Elsewhere in the wild world of markets, this week was a significant one for crude oil. The price of crude broke out to new highs for the post-Covid rally. The new highs follow a significant consolidation period from March to mid-April. They open up the possibility that oil prices have just begun what could be another significant leg higher in the rally off the Covid lows. If a second leg up in oil prices is underway, that would at least bring Goldman Sachs’ $80 oil price target into play. A technical case can be made for a second leg in the oil rally extending well beyond the $80 level by the end of the summer.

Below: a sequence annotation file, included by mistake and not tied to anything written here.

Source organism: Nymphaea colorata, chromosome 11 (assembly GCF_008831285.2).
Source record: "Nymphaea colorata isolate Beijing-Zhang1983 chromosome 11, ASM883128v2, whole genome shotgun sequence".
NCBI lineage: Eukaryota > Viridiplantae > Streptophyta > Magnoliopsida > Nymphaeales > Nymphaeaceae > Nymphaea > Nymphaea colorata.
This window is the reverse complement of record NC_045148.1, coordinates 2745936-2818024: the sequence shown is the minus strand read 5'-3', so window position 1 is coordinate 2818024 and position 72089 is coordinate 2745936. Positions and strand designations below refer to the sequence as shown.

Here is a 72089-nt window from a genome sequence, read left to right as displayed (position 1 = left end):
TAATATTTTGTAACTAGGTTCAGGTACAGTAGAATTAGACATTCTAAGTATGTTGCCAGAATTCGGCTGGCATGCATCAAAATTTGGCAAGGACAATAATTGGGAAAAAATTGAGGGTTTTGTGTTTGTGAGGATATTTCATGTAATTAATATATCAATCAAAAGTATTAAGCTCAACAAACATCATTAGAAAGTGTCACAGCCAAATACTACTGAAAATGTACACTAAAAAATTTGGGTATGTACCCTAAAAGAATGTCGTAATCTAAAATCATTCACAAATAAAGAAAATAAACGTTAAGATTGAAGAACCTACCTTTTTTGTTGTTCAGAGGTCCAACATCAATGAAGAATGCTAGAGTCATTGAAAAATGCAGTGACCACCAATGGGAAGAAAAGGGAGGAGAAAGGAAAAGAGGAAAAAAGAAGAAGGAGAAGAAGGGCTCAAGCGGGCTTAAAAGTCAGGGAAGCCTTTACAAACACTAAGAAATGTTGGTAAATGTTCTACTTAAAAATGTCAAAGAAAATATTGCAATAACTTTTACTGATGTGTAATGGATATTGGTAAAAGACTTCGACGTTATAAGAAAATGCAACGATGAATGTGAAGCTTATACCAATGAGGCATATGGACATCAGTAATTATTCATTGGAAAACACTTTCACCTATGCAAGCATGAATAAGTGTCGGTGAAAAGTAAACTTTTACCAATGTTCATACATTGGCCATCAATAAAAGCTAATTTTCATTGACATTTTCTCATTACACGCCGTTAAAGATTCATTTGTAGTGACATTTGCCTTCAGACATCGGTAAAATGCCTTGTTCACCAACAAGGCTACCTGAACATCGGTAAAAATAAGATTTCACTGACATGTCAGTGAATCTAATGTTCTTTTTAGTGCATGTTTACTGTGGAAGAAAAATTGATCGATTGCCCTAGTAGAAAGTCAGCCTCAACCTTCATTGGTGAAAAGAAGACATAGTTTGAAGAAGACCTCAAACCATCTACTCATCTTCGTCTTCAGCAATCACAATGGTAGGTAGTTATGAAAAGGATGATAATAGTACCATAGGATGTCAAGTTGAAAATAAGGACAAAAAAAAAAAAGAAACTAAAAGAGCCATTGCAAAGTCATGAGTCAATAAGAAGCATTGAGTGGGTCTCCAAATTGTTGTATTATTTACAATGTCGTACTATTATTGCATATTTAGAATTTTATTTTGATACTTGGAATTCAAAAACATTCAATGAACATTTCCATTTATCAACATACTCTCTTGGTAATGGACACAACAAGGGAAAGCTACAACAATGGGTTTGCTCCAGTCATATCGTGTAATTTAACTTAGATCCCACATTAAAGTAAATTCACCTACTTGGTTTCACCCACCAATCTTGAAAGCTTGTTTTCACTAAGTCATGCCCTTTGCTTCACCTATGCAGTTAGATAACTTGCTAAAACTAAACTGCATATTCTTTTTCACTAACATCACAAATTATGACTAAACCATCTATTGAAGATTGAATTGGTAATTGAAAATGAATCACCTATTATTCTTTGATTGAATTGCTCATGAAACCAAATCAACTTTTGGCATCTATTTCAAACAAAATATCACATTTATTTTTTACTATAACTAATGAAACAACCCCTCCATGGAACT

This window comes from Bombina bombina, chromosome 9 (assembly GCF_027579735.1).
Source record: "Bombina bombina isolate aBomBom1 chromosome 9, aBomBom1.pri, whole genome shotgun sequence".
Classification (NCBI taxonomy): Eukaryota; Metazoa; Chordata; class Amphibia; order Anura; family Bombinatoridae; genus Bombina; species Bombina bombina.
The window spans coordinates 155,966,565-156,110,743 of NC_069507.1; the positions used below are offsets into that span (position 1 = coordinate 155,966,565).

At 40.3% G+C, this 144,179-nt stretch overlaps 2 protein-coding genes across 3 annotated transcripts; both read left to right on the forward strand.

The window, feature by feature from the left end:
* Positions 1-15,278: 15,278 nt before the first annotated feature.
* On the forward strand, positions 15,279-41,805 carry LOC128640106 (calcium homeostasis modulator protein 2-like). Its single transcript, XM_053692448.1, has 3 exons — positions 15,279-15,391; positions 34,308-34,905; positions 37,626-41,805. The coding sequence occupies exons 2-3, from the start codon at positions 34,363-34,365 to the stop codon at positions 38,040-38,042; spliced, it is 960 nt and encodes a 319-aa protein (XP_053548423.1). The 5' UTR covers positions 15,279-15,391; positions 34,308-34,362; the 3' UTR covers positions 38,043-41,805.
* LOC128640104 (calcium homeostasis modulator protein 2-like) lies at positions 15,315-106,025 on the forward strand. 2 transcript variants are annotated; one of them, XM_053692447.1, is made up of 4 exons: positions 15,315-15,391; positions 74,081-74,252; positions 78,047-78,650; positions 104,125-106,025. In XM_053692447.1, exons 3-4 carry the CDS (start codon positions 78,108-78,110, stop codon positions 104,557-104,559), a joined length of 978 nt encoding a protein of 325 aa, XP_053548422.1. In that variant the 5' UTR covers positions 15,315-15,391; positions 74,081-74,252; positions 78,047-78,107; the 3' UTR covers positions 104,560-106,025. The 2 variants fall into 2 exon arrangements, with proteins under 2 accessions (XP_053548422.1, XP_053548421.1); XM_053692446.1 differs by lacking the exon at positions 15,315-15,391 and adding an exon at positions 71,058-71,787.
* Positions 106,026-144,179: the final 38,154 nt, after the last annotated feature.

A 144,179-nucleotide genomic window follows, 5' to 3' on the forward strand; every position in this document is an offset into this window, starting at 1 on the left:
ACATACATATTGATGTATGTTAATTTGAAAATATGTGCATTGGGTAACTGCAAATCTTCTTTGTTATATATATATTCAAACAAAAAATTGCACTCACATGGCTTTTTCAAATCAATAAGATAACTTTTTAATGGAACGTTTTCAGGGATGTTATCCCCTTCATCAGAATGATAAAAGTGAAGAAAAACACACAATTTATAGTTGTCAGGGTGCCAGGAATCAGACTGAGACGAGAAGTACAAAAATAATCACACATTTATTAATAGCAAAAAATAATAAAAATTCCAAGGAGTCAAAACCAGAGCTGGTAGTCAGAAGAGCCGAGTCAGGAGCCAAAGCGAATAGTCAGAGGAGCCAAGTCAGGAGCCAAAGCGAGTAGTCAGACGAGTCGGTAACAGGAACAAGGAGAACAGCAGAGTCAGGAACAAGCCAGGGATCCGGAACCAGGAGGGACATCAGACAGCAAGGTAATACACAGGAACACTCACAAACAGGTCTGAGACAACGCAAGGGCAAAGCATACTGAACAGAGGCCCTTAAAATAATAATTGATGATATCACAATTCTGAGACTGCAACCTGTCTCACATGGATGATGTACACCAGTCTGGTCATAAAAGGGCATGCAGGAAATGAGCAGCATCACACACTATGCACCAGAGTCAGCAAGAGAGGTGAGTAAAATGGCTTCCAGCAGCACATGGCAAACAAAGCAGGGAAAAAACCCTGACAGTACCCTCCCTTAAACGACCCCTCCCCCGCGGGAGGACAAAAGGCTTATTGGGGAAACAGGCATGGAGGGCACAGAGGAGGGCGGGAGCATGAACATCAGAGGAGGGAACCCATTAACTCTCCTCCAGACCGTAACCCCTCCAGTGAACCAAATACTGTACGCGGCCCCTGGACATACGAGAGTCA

One snapshot of oil demand comes from AAA. The organization estimated that 37 million Americans travelled over 50 miles this past Memorial Day weekend. That would represent more than a 60% increase from last year’s Covid-depressed number of 23 million travelers. While this is a very strong recovery, it still represents 13%, or nearly 6 million, fewer travelers than in the pre-Covid world of 2019. With the improving economy, increasing vaccinations, significantly reduced Covid restrictions, and a population increasingly feeling safe again, there still remains a large pool of pent-up demand that’s likely to continue to hit the market throughout the remainder of the summer.